Licensed residential and commercial plumber

  7. #7
    DIY Member MushCreek's Avatar
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    So I would have to have TWO outside drain lines? I have to go through 8" of concrete. I'm trying to figure out if there's a way to accommodate both the T&P and the drain pan with a single penetration through the wall. Can I have a separate gravity flow from the pan join the T&P line somewhere downstream? I wouldn't think so, since that T&P flow would be under considerable pressure, so it could back up to the gravity drain. Still, it IS 'code' to simply let the T&P dump on the floor, since the basement is, as of now, unfinished.

    My house is ICF, with 8" of steel-reinforced walls. I asked the contractor who was assisting me for a list of penetrations so I could create them well before pouring concrete. He left quite a few off of the list, so I'm doing a fair amount of drilling already. Should have thought it through and made my own list....

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    Retired Defense Industry Engineer jadnashua's Avatar
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    Rent a concrete boring drill and it'll chop through the wall easily.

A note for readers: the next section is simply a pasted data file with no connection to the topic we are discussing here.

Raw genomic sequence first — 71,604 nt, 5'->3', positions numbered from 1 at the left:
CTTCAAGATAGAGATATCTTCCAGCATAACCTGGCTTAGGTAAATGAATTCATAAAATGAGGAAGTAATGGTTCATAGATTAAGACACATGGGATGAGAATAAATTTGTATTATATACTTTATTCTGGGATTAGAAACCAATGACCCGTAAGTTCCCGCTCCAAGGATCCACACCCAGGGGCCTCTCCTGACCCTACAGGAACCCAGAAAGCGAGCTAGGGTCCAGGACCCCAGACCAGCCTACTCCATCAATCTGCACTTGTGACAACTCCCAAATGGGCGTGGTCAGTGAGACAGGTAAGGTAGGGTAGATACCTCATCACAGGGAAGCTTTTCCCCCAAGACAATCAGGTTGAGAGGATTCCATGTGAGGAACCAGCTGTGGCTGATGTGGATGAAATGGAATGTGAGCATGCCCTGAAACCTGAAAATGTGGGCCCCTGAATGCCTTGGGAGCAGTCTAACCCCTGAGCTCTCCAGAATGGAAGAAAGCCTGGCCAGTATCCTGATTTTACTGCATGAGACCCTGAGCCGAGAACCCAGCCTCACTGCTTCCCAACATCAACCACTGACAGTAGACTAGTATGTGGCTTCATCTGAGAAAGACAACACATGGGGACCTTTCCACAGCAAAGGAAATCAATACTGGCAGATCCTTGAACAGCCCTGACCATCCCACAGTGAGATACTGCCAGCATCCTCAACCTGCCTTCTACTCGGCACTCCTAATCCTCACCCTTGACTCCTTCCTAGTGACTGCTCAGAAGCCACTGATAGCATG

Jim DeBruycker
    Important note - I'm not a pro
    Retired Defense Industry Engineer; Schluter 2.5-day Workshop Completed 2013, 2014

  9. #9
    Moderator & Master Plumber hj's Avatar
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    It IS code to simply dump it on the floor, IF doing so would not cause damage to the area or its contents, which is seldom the case.
    Licensed residential and commercial plumber

  10. #10
    DIY Member MushCreek's Avatar
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    I have a rotary hammer and bit. Not fun, but it does go through the wall pretty quickly. I'll make two holes, and run a gravity drain from the pan, and pipe a drain from the T&P. I'm thinking I'll put a trap inside for the gravity drain, but not bother with the T&P pipe. There's nowhere for critters to go in that one.

  11. #11
    Moderator & Master Plumber hj's Avatar
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    A trap will be useless unless you pour some water into the pan every week to keep the seal intact.
    Licensed residential and commercial plumber